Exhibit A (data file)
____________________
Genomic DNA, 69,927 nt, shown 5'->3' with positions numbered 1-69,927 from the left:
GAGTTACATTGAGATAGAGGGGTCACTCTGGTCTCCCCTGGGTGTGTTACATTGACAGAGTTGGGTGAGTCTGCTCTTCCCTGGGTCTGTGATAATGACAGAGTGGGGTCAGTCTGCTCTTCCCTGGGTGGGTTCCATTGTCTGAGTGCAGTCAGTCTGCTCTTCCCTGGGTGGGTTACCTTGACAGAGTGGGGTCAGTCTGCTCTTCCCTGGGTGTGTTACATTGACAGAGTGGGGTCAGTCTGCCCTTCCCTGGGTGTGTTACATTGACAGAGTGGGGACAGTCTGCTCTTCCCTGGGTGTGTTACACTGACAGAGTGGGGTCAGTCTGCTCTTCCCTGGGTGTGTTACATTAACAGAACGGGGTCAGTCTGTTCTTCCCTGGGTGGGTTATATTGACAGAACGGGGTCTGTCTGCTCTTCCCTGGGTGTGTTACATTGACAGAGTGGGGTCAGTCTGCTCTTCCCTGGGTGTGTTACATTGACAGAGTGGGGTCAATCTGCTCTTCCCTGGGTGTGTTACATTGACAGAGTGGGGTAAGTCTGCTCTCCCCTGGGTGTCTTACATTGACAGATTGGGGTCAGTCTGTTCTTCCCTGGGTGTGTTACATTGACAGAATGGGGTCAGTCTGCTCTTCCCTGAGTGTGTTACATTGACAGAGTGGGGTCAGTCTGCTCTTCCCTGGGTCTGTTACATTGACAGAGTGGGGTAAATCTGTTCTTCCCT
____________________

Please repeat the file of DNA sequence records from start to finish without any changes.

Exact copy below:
Genomic DNA, 69,927 nt, shown 5'->3' with positions numbered 1-69,927 from the left:
GAGTTACATTGAGATAGAGGGGTCACTCTGGTCTCCCCTGGGTGTGTTACATTGACAGAGTTGGGTGAGTCTGCTCTTCCCTGGGTCTGTGATAATGACAGAGTGGGGTCAGTCTGCTCTTCCCTGGGTGGGTTCCATTGTCTGAGTGCAGTCAGTCTGCTCTTCCCTGGGTGGGTTACCTTGACAGAGTGGGGTCAGTCTGCTCTTCCCTGGGTGTGTTACATTGACAGAGTGGGGTCAGTCTGCCCTTCCCTGGGTGTGTTACATTGACAGAGTGGGGACAGTCTGCTCTTCCCTGGGTGTGTTACACTGACAGAGTGGGGTCAGTCTGCTCTTCCCTGGGTGTGTTACATTAACAGAACGGGGTCAGTCTGTTCTTCCCTGGGTGGGTTATATTGACAGAACGGGGTCTGTCTGCTCTTCCCTGGGTGTGTTACATTGACAGAGTGGGGTCAGTCTGCTCTTCCCTGGGTGTGTTACATTGACAGAGTGGGGTCAATCTGCTCTTCCCTGGGTGTGTTACATTGACAGAGTGGGGTAAGTCTGCTCTCCCCTGGGTGTCTTACATTGACAGATTGGGGTCAGTCTGTTCTTCCCTGGGTGTGTTACATTGACAGAATGGGGTCAGTCTGCTCTTCCCTGAGTGTGTTACATTGACAGAGTGGGGTCAGTCTGCTCTTCCCTGGGTCTGTTACATTGACAGAGTGGGGTAAATCTGTTCTTCCCT